Recurrent asystolic cardiac arrest and laparoscopic cholecystectomy: a case report and review of the literature [Case Report]
Laparoscopic surgery has become a durable alternative for both gynecologic and general surgical procedures, but reported complications are increasing. We describe the case of a 70-year-old male undergoing routine laparoscopic cholecystectomy for gallstone pancreatitis who developed asystolic cardiac arrest intraoperatively. A review of the literature revealed 2 cases of asystolic cardiac arrest during laparoscopy: one was during laparoscopic cholecystectomy and one was during diagnostic laparoscopy for gynecologic evaluation.
The prognostic value of the noninvasive vascular laboratory in autologous vein bypasses of the lower extremities
A retrospective study of 34 patients with 29 autologous vein femoropopliteal and 8 femorotibial bypasses was conducted, examining the correlation of angiographic runoff and non-invasive flow determinants as prognostic indicators of early graft occlusion of lower limb bypass grafts. The followup period was 3-27 months, with a mean of 5.8 months. Graft patency and improvement in presenting symptoms were unrelated to preoperative ankle systolic pressure indices. Preoperative and postoperative flow measurements were similar in patients with patent grafts (greater than 12 months) and in those with early graft occlusion (0-6 months, p greater than .05). Preoperative pressure indices did not correlate with calf vessel runoff (p. greater than 05). The data suggest: (1) the noninvasive flow studies are not reliable predictors of future graft patency, (2) vessel runoff is not a reliable predictor of limb flow, and (3) bypass procedures in the lower extremities should not be excluded on the basis of noninvasive flow studies when indicated by other clinical parameters.
Angioplasty for femoral artery occlusion: comparison with surgery
Forty-six patients with superficial femoral artery occlusions (range, 1-20 cm) had percutaneous transluminal angioplasty. The primary success rate was 76% with a late closure in six patients. Life table analysis showed a 1 year patency of 56.8%, maintained at 2 years among the group in whom the successful was 4 cm, while in those in whom the lesion was not crossed, it was 9 cm. Over the same period, 133 femoropopliteal bypass grafts were performed. The patients were comparable as to runoff, incidence of diabetes, and distal ischemia. The 1 year patency was 60.2% and the 2 year patency, 42.1%, largely because of the poor performance of grafts other than saphenous vein. Angioplasty seems to be the treatment of choice for short segment occlusions, and should be used in longer occlusions if saphenous vein is not going to be used.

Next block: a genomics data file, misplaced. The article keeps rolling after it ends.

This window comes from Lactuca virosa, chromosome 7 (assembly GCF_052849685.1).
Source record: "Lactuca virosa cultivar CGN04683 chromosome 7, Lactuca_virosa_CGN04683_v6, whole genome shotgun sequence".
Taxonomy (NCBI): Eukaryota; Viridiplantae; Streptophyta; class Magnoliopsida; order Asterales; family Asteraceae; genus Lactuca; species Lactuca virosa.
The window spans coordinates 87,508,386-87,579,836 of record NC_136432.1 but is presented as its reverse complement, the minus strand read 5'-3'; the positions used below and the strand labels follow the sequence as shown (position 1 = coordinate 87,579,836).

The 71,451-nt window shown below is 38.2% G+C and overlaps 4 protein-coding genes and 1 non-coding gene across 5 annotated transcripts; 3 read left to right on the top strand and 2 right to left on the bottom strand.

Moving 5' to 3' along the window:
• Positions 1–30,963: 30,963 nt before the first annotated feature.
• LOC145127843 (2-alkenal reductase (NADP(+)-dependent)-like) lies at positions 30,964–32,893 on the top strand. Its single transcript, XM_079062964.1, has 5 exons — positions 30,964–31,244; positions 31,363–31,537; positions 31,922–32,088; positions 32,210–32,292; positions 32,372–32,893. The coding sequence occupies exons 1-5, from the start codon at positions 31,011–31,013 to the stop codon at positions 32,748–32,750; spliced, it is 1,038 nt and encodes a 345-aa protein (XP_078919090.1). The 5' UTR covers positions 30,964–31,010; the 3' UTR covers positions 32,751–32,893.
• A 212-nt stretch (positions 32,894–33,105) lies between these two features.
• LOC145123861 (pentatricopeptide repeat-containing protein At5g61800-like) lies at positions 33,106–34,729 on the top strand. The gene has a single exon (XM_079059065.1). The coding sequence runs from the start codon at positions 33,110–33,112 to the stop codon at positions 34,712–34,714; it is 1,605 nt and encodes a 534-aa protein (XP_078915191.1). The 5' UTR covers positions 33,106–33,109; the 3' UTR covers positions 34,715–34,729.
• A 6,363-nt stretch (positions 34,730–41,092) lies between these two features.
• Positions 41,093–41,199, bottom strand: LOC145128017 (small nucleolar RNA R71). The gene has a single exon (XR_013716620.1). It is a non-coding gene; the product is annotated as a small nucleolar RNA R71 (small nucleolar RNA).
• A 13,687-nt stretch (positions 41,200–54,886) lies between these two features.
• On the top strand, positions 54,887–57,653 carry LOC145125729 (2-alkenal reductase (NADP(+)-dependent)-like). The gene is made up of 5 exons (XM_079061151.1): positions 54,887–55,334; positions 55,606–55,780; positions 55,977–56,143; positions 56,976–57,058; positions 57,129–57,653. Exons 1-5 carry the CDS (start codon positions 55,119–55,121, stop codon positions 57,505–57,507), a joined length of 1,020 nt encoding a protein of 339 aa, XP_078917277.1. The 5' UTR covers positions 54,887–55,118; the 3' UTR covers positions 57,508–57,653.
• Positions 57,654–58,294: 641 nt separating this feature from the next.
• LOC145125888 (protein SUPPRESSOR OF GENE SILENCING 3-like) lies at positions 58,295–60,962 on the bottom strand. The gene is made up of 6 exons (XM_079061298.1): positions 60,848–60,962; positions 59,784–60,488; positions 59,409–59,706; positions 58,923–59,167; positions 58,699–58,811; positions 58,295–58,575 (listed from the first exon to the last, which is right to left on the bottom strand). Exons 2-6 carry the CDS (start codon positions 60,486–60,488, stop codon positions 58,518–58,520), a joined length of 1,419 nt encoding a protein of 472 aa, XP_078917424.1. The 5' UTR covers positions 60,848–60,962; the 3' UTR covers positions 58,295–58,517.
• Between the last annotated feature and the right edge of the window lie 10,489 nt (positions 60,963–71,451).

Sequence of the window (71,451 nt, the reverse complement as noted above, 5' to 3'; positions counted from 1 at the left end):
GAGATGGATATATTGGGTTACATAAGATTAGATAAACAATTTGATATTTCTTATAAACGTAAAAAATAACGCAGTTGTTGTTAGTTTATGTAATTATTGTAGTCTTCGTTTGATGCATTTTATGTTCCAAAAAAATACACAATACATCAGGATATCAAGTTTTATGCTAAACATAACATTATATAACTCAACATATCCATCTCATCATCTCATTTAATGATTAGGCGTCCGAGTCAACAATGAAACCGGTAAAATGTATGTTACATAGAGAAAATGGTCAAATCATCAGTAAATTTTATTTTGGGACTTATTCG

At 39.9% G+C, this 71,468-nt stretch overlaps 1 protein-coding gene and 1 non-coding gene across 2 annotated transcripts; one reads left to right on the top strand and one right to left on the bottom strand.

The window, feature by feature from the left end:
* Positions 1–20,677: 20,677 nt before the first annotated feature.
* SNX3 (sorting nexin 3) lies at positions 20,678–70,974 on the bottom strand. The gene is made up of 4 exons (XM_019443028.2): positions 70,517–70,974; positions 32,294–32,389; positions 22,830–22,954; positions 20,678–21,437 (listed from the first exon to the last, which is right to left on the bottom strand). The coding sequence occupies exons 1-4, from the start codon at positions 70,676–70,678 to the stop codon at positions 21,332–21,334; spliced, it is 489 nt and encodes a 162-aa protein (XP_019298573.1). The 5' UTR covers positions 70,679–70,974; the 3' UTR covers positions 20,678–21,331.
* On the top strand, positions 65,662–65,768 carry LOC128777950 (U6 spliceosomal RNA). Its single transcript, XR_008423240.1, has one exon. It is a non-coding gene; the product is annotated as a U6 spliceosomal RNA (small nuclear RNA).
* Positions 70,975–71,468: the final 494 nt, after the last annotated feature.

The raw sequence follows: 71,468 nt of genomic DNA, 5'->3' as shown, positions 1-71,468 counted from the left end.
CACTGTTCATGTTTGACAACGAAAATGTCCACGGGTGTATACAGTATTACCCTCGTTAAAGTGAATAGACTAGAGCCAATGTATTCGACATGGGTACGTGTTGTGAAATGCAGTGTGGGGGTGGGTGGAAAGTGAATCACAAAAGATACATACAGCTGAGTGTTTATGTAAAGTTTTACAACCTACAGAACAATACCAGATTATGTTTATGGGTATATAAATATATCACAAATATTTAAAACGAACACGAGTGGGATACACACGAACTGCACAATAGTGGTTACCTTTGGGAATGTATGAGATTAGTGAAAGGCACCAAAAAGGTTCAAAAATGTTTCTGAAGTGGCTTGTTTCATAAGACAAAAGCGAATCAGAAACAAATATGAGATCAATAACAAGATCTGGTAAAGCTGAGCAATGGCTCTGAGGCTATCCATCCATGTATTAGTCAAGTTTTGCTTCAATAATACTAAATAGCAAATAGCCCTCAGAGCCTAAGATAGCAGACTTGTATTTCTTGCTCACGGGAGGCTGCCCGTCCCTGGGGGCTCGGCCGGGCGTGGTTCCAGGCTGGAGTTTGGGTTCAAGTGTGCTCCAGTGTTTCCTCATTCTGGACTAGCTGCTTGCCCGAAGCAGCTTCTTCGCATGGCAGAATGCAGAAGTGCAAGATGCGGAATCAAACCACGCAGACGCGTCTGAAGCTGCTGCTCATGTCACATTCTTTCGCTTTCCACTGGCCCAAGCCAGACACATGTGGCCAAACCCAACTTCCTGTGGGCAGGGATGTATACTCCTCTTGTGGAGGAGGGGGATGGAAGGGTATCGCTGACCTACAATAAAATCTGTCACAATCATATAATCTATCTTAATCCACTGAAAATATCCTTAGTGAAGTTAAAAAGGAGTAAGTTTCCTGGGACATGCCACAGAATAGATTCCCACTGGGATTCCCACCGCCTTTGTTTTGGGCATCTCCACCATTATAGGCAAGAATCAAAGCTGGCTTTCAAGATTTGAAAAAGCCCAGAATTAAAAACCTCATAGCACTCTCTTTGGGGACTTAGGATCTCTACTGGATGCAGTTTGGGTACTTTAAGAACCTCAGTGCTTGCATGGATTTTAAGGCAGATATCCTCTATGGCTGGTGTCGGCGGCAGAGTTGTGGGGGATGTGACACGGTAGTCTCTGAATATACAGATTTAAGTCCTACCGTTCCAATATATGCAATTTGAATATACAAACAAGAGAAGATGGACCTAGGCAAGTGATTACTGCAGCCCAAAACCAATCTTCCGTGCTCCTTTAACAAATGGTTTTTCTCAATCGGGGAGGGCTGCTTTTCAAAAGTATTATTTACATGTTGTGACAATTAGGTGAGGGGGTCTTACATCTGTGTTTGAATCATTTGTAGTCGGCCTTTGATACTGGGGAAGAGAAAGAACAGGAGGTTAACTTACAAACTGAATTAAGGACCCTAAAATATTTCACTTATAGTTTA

Twenty-five year experience with primary hyperparathyroidism at Columbia Presbyterian Medical Center
A retrospective review of 500 patients with primary hyperparathyroidism seen from 1951 to 1975 was conducted; the effect of routine screening of calcium and phosphate levels (initiated in 1968) on the incidence and spectrum of the disease was analyzed. The majority of the patients (77%) were diagnosed in the eight-year period after routine biochemical screening was instituted. Comparing the group of patients diagnosed before the advent of biochemical screening and those diagnosed since screening was instituted, we found: (1) a small but significant increase in the number of asymptomatic patients diagnosed (from 2% to 12%); (2) no change in the incidence of related medical disorders, i.e., nephrocalcinosis and hypertension; (3) no change in the incidence of primary hyperplasia and adenoma; and (4) no change in the mean serum calcium level, the mean age at diagnosis, or the number or location of the involved parathyroid glands. Although routine calcium screening has identified significantly more cases of primary hyperparathyroidism, screening apparently does not enable diagnosis at an earlier stage.